The statement ended with a warning that if talks were rejected, ”we will bear no responsibility for the future chain of events.”

Meanwhile, on Tuesday, the NLA demonstrated their geographic reach by initiating light, harassing gunfire against government police and military outposts at positions more than 50 miles away, outside Kumanovo (a large town just south of Serbia on the main highway between Belgrade and Greece). Just outside of Macedonia’s capital city, Skopje, on Monday, government forces intercepted a vehicle attempting to smuggle weapons, including a 75mm light howitzer, into the Albanian populated suburb of Aracinovo.

More frightening, KLA gunmen and graffiti are starting to be visible in nearby Montenegro, where Albanians constitute some 25-30% of the population and where the KLA also claims the southern third of the republic as rightful Albanian land within “Greater Albania.” On Tuesday, Vecernje Novosti of Belgrade reported:

[In districts near the Albanian and Kosovo borders]… uniformed groups of men bearing the insignia of the “KLA” were observed on several occasions during the last three days in the villages of Gusinje and Plav municipalities, both of which border on Albania and have a majority population of Albanians and Muslims.That fear of the spread of Albanian extremism is not unjustified is also proven by the fact that yesterday at the secondary school for engineering technology in Podgorica, which is located near the state police (MUP) in the city center, graffiti was painted reading “UCK-Greater Albania” as well as several other slogans glorifying this terrorist movement from Kosovo and Metohija.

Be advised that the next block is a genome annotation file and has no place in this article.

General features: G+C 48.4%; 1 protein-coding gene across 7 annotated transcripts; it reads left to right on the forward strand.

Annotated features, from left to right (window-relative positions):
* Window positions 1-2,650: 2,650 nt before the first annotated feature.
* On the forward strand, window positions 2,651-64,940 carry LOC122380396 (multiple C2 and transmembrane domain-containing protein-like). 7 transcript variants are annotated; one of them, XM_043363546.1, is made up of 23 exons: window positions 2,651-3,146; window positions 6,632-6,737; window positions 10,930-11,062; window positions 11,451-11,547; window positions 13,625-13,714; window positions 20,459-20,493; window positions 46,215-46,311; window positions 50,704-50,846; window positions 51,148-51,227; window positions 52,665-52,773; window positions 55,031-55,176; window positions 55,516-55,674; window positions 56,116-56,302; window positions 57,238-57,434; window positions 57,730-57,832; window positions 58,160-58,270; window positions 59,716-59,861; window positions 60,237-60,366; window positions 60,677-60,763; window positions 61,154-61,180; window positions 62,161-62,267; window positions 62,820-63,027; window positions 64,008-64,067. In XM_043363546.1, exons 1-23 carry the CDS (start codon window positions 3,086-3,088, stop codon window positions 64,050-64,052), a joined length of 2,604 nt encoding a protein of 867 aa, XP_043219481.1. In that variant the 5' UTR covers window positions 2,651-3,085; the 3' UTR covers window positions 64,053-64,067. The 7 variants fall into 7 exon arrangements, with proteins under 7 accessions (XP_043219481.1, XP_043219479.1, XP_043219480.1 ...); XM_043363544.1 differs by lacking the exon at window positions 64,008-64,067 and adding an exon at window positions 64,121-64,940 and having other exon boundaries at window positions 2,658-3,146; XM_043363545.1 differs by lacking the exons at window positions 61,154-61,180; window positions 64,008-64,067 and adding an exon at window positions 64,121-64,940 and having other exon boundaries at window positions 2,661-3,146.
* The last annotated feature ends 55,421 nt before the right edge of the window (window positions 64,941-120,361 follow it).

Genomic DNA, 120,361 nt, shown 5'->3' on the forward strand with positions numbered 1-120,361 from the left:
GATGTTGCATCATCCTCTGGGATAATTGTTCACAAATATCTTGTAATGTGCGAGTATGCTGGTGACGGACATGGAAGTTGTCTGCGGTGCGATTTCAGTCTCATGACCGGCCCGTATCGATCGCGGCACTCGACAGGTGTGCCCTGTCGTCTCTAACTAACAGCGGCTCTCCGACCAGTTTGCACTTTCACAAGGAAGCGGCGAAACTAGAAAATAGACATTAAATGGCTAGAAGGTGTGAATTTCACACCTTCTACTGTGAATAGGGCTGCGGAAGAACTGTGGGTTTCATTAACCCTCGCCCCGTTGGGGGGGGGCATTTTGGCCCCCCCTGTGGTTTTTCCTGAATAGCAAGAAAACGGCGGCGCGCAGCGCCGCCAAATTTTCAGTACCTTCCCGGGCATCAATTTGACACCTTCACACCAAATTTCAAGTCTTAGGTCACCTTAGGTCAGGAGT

To paraphrase Sun Tzu, once again: “Mass where the enemy is weak, disperse when he is strong, reassemble where he is vulnerable,” is the standing rule of guerrilla war. “Create a wider crisis in space and time than the enemy’s resources can counter.” That is what the KLA/NLA, a combination of Macedonian Albanians, Kosovo Albanians and Albanians from both the home country and the international expatriate community (they call it a “diaspora,” but SIRIUS argues that no people can have “a diaspora” if they have a sovereign homeland, which the Albanians have) are up to.

A further modern principle is also being demonstrated at the tactical and diplomatic levels: exploit the “seams and gaps” between political entities (Kosovo, Serbia, Macedonia and Montenegro), and between allies (test the new Bush Administration and NATO interrelationships as Bush replaces Clinton’s pro-Albanian policy with a more even-handed policy). Seams and gaps are weak points to be exploited. The KLA has developed a sense for that, by all appearances.